'Rebel MPs are Attempting to Subvert Democracy' - Analyst

© AP Photo / Kirsty WigglesworthA pro-Brexit leave the European Union supporter takes part in a protest outside the House of Parliament in London, Wednesday, March 13, 2019.
A pro-Brexit leave the European Union supporter takes part in a protest outside the House of Parliament in London, Wednesday, March 13, 2019.  - Sputnik International
According to reports, Rebel MPs are engaged in talks on plans to amend parliament’s standing orders, a move which if successful could give the House of Commons the power to block a no-deal Brexit.

Green Party leader Caroline Lucas has made a rallying call, this time for the formation of an all-female cabinet that would aim to secure a second Brexit referendum.

All of this comes in response to new British Prime Minister Boris Johnson’s plan to oversee the UK’s departure from the EU on the revised deadline date of 31 October, with or without a divorce bill.

The latter scenario is now looking more likely after Brussels reiterated last week that they would not re-open talks on the agreement negotiated between the EU and Theresa May.

But would blocking a no-deal Brexit even be possible?

Michael Swadling from the Croydon Constitutionalists thinks that calls for a second Brexit referendum are undemocratic and are against the will of the UK population.

Sputnik: Are the rebel MPs justified in their attempt to block a no-deal Brexit?

Michael Swadling: They are attempting to subvert democracy, they’re not trying to block a no-deal Brexit, they are trying to block any form of Brexit, and these are MPs that only accept a vote when they win. Having stood for election a couple of times; the thing you do when the vote comes out, and you’ve not won, is in my experience go up to them, shake their hand, and you accept the democratic outcome.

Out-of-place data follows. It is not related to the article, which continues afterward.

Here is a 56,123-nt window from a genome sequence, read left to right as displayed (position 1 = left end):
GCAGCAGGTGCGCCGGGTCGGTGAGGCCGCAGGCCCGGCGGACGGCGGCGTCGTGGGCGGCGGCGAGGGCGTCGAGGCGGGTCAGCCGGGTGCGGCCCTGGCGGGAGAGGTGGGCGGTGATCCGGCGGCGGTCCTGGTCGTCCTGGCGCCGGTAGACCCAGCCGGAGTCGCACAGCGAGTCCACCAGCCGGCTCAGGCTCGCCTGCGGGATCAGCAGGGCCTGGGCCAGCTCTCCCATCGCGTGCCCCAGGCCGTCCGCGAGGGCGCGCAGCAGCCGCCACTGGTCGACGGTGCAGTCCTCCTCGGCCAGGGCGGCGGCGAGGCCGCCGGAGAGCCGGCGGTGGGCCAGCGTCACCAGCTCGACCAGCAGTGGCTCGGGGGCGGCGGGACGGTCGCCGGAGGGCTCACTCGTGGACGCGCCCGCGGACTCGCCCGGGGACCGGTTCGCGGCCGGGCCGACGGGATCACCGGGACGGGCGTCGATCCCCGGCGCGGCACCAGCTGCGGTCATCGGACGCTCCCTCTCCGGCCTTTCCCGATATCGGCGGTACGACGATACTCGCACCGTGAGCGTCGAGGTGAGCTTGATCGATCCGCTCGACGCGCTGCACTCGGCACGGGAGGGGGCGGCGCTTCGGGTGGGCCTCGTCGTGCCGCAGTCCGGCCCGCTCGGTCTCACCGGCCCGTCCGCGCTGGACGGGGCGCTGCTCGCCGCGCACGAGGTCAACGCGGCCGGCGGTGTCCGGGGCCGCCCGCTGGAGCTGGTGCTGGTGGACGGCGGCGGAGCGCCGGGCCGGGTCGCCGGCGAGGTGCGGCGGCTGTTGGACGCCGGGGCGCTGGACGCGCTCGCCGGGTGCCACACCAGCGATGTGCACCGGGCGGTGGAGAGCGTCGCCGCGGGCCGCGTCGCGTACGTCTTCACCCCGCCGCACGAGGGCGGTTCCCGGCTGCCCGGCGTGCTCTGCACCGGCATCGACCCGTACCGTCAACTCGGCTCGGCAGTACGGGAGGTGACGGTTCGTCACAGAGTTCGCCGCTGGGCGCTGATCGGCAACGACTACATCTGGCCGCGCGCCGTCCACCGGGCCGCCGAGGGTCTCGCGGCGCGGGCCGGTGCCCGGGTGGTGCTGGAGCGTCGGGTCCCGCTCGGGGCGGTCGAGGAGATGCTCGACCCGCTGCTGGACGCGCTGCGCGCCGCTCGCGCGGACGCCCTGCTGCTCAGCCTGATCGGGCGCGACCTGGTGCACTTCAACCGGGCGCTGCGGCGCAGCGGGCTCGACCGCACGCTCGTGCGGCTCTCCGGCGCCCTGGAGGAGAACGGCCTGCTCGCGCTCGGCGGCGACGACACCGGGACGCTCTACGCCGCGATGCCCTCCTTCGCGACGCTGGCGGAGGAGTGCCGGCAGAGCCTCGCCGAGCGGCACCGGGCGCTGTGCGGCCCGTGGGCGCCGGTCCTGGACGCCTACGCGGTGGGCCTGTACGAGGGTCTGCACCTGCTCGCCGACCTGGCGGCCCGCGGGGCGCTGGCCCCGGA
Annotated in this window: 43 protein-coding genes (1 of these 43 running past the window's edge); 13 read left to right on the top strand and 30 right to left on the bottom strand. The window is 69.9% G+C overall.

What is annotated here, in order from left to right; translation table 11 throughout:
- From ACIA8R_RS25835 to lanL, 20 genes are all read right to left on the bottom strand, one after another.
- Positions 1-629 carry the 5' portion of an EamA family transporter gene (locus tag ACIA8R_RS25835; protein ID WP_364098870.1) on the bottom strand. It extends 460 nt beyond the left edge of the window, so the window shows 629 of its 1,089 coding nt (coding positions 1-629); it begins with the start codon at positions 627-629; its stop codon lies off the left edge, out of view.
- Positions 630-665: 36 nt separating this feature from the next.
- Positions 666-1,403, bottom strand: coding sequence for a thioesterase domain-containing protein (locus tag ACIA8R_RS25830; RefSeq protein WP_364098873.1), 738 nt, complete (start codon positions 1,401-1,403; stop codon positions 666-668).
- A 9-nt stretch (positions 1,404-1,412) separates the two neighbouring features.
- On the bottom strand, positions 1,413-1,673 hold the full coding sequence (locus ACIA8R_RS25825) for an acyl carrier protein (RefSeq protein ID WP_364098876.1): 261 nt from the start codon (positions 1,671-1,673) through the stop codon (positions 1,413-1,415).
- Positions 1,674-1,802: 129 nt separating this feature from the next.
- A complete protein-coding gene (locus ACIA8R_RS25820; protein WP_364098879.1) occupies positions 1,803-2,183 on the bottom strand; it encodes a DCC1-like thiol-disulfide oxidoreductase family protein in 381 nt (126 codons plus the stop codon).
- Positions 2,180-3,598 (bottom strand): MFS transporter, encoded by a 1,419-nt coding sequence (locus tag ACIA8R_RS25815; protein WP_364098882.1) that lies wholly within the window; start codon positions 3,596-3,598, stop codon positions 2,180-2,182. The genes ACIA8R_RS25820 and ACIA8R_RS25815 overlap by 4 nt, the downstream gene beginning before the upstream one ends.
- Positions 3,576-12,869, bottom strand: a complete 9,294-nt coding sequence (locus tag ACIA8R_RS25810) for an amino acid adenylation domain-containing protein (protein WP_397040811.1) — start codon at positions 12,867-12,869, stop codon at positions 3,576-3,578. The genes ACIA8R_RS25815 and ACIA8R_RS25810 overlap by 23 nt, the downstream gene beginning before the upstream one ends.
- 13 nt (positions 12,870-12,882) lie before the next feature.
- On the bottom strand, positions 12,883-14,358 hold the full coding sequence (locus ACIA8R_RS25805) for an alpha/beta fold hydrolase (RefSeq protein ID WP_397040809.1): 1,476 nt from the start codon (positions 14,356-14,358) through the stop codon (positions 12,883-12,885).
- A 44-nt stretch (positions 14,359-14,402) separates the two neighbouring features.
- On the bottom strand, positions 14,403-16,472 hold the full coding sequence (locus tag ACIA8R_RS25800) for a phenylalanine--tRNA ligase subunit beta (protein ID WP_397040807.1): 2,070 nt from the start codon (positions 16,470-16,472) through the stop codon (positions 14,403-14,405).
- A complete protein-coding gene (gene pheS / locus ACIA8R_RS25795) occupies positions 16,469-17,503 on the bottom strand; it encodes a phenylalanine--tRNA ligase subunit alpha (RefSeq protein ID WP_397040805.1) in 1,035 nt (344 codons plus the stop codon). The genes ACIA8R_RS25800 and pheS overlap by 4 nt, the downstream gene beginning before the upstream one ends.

These MPs are only prepared to accept when they win, only prepared to accept when the elite gets their way, this is a massively anti-democratic act by them, by trying to block the will of the British people.

Sputnik: Could Labour lose its support base if it continues to lean towards the pro-remain camp in parliament?

Michael Swadling: The Labour Party has become a part of London, it’s a party of people who spent the 1980s protesting against Thatcher, protesting in favour of the miners but never actually meeting them, it’s people who’ve barely been north of Watford, they don’t understand the feeling in working-class communities, they are not interested in working-class communities up and down the country.

In my own experience of campaigning, Labour simply don’t understand the people and areas, and they fail to understand why people might vote for Brexit, and why people feel passionate about their country.

Sputnik: Does Boris Johnson stand any chance of winning the next general election?

Michael Swadling: Boris’s only chance of winning a general election is to deliver Brexit, but he’s on track to deliver Brexit and win the next general election.

It’s not just Brexit. It’s impressive to see the work Priti Patel is doing on crime, that’s a big issue certainly in London and in lots of the parts of the country, Sajid Javid has a much better handle on how to run a business, and how to run an economy than Philip Hammond ever did, so they are moving in the right direction towards where the views of the people are.

Will Boris do it? I think he will. Once the Prime Minister and the government do something, it’s very likely to happen, the MPs effectively are in their last chance saloon with the people they are meant to represent, they have to get out on 31 October, and I think most MPs when it comes to it, will realise that.

Views and opinions, expressed in the article are those of Michael Swadling and do not necessarily reflect those of Sputnik.

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